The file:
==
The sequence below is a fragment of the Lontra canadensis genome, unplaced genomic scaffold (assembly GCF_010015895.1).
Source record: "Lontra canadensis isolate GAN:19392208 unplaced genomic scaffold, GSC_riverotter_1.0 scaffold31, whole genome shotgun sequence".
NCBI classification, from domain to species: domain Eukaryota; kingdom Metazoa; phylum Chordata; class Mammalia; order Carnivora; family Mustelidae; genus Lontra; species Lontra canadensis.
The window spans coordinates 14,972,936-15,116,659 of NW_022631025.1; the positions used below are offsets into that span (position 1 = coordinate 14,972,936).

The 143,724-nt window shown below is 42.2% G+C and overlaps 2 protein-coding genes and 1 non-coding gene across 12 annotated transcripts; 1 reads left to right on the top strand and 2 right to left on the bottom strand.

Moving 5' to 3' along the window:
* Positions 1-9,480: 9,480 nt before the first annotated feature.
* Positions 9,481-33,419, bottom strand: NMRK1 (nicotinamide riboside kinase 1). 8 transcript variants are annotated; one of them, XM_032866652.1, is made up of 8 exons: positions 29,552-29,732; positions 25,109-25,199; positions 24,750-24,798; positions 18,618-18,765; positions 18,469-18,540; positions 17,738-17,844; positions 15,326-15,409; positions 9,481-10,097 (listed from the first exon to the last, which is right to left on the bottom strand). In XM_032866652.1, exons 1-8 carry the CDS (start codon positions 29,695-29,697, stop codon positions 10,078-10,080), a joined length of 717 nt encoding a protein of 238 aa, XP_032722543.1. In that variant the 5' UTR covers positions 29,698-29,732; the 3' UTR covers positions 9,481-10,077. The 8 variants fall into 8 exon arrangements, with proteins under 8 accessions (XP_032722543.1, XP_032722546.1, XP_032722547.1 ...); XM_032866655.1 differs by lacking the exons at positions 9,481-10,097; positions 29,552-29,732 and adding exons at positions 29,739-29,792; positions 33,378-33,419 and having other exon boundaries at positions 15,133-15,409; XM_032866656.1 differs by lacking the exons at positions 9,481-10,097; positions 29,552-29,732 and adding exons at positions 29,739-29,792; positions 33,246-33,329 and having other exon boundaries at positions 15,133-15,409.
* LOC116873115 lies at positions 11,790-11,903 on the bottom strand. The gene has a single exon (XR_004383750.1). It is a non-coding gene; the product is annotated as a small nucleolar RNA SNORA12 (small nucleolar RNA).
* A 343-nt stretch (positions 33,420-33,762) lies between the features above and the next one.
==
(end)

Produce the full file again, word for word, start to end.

The sequence below is a fragment of the Lontra canadensis genome, unplaced genomic scaffold (assembly GCF_010015895.1).
Source record: "Lontra canadensis isolate GAN:19392208 unplaced genomic scaffold, GSC_riverotter_1.0 scaffold31, whole genome shotgun sequence".
NCBI classification, from domain to species: domain Eukaryota; kingdom Metazoa; phylum Chordata; class Mammalia; order Carnivora; family Mustelidae; genus Lontra; species Lontra canadensis.
The window spans coordinates 14,972,936-15,116,659 of NW_022631025.1; the positions used below are offsets into that span (position 1 = coordinate 14,972,936).

The 143,724-nt window shown below is 42.2% G+C and overlaps 2 protein-coding genes and 1 non-coding gene across 12 annotated transcripts; 1 reads left to right on the top strand and 2 right to left on the bottom strand.

Moving 5' to 3' along the window:
* Positions 1-9,480: 9,480 nt before the first annotated feature.
* Positions 9,481-33,419, bottom strand: NMRK1 (nicotinamide riboside kinase 1). 8 transcript variants are annotated; one of them, XM_032866652.1, is made up of 8 exons: positions 29,552-29,732; positions 25,109-25,199; positions 24,750-24,798; positions 18,618-18,765; positions 18,469-18,540; positions 17,738-17,844; positions 15,326-15,409; positions 9,481-10,097 (listed from the first exon to the last, which is right to left on the bottom strand). In XM_032866652.1, exons 1-8 carry the CDS (start codon positions 29,695-29,697, stop codon positions 10,078-10,080), a joined length of 717 nt encoding a protein of 238 aa, XP_032722543.1. In that variant the 5' UTR covers positions 29,698-29,732; the 3' UTR covers positions 9,481-10,077. The 8 variants fall into 8 exon arrangements, with proteins under 8 accessions (XP_032722543.1, XP_032722546.1, XP_032722547.1 ...); XM_032866655.1 differs by lacking the exons at positions 9,481-10,097; positions 29,552-29,732 and adding exons at positions 29,739-29,792; positions 33,378-33,419 and having other exon boundaries at positions 15,133-15,409; XM_032866656.1 differs by lacking the exons at positions 9,481-10,097; positions 29,552-29,732 and adding exons at positions 29,739-29,792; positions 33,246-33,329 and having other exon boundaries at positions 15,133-15,409.
* LOC116873115 lies at positions 11,790-11,903 on the bottom strand. The gene has a single exon (XR_004383750.1). It is a non-coding gene; the product is annotated as a small nucleolar RNA SNORA12 (small nucleolar RNA).
* A 343-nt stretch (positions 33,420-33,762) lies between the features above and the next one.